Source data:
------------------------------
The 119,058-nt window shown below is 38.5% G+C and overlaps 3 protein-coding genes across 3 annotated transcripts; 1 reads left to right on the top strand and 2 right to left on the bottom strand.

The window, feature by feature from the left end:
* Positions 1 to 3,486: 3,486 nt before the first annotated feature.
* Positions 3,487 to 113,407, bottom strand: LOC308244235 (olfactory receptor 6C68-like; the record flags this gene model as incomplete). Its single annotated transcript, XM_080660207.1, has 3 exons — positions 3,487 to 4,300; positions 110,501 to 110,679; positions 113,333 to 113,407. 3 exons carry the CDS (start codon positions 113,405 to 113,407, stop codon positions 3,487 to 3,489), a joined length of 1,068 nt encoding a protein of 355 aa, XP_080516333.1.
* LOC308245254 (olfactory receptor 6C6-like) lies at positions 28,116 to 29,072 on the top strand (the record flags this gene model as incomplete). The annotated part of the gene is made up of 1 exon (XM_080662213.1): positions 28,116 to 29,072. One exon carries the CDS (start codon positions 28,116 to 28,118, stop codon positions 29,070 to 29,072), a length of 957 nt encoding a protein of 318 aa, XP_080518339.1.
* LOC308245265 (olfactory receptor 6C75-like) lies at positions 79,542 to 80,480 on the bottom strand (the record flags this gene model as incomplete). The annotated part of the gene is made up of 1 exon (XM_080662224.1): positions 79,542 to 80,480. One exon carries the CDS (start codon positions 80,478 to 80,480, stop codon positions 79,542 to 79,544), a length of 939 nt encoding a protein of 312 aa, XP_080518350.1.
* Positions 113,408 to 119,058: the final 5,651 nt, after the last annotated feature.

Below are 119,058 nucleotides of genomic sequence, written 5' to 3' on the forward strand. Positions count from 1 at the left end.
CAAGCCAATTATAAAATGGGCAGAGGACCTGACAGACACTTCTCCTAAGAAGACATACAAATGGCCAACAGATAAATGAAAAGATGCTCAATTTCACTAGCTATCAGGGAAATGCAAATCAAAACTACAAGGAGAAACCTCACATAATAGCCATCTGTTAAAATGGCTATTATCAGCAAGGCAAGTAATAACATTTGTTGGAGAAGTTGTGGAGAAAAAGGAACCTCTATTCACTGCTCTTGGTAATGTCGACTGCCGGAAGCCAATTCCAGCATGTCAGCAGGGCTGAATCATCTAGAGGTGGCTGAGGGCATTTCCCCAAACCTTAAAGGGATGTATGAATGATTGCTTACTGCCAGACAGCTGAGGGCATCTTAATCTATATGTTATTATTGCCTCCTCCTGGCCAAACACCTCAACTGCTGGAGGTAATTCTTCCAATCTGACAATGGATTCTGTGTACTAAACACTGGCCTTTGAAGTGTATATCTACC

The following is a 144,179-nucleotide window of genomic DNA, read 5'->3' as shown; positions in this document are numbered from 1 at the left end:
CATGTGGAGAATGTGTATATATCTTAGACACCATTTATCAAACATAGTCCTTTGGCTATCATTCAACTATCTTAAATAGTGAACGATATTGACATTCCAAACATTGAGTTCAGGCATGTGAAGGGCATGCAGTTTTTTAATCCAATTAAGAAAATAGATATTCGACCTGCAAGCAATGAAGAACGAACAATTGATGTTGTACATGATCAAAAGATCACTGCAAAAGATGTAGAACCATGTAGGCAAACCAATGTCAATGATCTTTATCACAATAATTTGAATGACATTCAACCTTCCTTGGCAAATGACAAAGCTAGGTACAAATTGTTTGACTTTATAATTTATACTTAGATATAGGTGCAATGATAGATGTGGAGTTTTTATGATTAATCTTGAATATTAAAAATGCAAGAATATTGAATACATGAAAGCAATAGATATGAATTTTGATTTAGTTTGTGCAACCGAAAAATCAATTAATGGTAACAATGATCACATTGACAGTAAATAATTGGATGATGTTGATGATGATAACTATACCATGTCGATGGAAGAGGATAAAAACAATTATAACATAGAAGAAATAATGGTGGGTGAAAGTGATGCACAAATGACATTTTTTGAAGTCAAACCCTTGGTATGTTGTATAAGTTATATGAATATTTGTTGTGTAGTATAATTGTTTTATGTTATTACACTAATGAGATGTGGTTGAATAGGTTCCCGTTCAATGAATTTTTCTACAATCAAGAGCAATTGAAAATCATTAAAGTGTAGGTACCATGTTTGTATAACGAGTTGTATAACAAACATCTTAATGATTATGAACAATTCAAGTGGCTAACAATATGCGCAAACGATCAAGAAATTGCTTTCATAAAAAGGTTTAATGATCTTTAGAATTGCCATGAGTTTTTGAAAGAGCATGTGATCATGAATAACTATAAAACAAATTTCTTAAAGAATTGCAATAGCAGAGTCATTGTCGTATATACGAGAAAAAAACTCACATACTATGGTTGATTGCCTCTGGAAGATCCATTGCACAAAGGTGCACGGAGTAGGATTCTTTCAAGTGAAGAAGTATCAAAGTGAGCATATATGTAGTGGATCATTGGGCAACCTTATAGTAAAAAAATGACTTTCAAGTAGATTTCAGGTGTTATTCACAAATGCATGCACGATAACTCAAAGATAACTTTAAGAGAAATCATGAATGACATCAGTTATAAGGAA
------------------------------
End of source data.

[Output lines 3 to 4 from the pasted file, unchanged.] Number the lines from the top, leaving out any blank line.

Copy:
* Positions 1 to 3,486: 3,486 nt before the first annotated feature.
* Positions 3,487 to 113,407, bottom strand: LOC308244235 (olfactory receptor 6C68-like; the record flags this gene model as incomplete). Its single annotated transcript, XM_080660207.1, has 3 exons — positions 3,487 to 4,300; positions 110,501 to 110,679; positions 113,333 to 113,407. 3 exons carry the CDS (start codon positions 113,405 to 113,407, stop codon positions 3,487 to 3,489), a joined length of 1,068 nt encoding a protein of 355 aa, XP_080516333.1.